Corporate America vs. Work From Home

At the beginning of summer, Fred Lambert, writing for electrek, broke the story about Elon Musk’s recent controversial Tesla policy. The communique prescribed all Tesla employees stop remote work and return to the office for 40+ hours per week or they will be let go. This story spun up social media and mainstream media alike for weeks.

Anyone who wishes to do remote work must be in the office for a minimum (and I mean *minimum*) of 40 hours per week or depart Tesla. This is less than we ask of factory workers.

Scrum and Remote Work

A vital part of a Scrum Team’s success has historically come from continuous, in-person communication and collaboration of its members. Before March 2020, when the US first shuttered its storefronts as the COVID-19 pandemic took hold in America, this level of interaction was so integrated into our workspaces that continuous, in-person communication and collaboration was a non-issue. Group work, pop-up huddles, and Scrums were effortless for the majority of collocated teams. Once more than half of the workforce in the US began working from home, those effortless moments of Scrum teamwork became a challenge.

A pre-pandemic perspective on successful Scrum

In February 2013, an Applied Frameworks colleague of mine, Carlton Nettleton, shared his observations on the challenges faced when doing Scrum remotely. Carlton’s piece addresses the Agile principle of productivity, relying more on face-to-face communication and less on documentation. He notes that when teams are distributed or work from home, information sharing and the quality of the end product is diminished. Carlton closed his piece by pointing out that “in Scrum, the Team comes first. When the Team needs people to be present, in their seats to do the work of the Team, then you need to be there for your Team members.” While an avid supporter of full work-from-home, I believe Carlton’s concerns hold true even more so today. What is different today is that we now have systems and solutions in place to better support distributed teams.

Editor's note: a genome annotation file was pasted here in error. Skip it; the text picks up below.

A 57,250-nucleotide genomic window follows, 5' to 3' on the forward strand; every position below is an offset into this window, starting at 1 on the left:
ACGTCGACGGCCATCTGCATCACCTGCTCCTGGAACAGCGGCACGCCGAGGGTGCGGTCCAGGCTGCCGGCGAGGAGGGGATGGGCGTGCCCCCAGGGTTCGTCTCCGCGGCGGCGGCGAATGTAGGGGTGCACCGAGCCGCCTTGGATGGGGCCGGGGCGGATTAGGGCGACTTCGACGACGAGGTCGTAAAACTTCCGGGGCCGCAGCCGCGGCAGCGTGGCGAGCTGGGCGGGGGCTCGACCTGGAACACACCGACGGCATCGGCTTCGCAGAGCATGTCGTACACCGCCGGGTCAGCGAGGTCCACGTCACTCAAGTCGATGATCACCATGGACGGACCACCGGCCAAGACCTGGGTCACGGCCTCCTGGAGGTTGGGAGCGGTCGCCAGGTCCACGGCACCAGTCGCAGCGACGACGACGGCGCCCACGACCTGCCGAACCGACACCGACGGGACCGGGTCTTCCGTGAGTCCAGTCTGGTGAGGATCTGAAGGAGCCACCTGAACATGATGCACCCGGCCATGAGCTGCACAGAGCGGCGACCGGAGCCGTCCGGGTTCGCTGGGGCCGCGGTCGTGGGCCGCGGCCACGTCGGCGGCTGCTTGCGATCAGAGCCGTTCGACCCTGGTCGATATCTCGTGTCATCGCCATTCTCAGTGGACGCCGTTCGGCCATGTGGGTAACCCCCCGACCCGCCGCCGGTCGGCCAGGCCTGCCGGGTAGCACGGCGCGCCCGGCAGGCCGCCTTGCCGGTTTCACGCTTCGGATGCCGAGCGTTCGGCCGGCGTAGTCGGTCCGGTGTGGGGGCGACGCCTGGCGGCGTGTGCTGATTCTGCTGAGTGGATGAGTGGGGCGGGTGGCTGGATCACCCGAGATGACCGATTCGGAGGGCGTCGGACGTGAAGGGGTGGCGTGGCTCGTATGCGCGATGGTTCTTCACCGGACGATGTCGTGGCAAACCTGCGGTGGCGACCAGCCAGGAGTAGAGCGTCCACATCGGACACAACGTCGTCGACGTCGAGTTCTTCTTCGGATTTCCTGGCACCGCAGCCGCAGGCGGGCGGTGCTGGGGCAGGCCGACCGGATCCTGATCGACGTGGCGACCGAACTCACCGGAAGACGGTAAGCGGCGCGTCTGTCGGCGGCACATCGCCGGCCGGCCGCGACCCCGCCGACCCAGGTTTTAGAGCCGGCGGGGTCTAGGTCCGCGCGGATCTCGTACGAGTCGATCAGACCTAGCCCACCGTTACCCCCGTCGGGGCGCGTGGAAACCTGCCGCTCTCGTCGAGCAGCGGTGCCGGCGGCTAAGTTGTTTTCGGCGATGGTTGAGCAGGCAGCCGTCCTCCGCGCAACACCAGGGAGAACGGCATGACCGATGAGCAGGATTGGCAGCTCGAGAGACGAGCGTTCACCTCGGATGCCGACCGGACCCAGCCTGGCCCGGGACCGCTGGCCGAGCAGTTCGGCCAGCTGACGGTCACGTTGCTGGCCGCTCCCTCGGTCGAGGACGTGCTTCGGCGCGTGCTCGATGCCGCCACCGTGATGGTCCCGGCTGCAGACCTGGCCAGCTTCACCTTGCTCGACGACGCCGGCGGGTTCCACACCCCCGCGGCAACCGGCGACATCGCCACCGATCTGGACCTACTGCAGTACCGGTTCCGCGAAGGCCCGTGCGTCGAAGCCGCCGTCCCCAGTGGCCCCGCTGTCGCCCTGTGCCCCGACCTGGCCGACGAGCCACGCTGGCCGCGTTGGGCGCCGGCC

The rise of remote-supportive solutions and mindsets

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Successful remote working teams

For the United States, once pandemic lockdowns began, a powerful demand for flawless, effortless remote work facilitation erupted. By the summer of 2020, solutions like Zoom and Slack became ubiquitous for face-to-face and asynchronous communication. Google Docs and miro became workplace staples by offering user-friendly collaboration tools for all levels of tech users.

To optimize collaboration, Scrum has historically expected teams to be physically collocated as much as possible. However, today’s workforces have grown increasingly distributed. This is due in large part to support by vast improvements to online solutions, business processes, and leadership style. Conventional concepts of engaged work culture like water cooler chat, social mixers, and Gemba walks are evolving to include spaces supported by online-powered facilitation, collaboration, and engagement. Though it is true that people have to be in the work environment for things to change, the definition of being in the work environment is shifting.

Virtually Evolved

At this point in our remote working evolution, some aspects of successful Scrum best-suited to in-person collaboration remain. Online solutions now have immense capability to support most collaborative exercises. However, nothing yet created can take the place of the feeling of unity and alignment we get after spending a day on-site planning a Sprint or working through a Retrospective.

I again reflect on Carlton’s closing in his 2013 piece. He observes that “when the Team needs people to be present, in their seats to do the work of the Team, then you need to be there for your Team members.” I feel this will always be true as an essential theme of Scrum. What is changing is how we are present, supportive, and engaged within our Scrum Team.

Pandemic-Powered Innovation and Excellence

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Excellence in the face of change

Over these past couple of years, I have found serendipity in this pandemic. During this heavily-measured, closely-watched time, US workers have demonstrated a capacity for more sustainable productivity in remote work. Sometimes this is a hybrid mix of work-from-home and work-from-office. I’ve also watched companies struggle with and overcome challenges presented by remote onboarding, support, facilitation, and management. I have watched teams form, evolve, and perform. While some folks have struggled with fully remote working, I have watched colleagues and co-workers continue to adapt and thrive, marked by promotions and raises. The growth and innovation coming out of the American workforce right now is inspiring.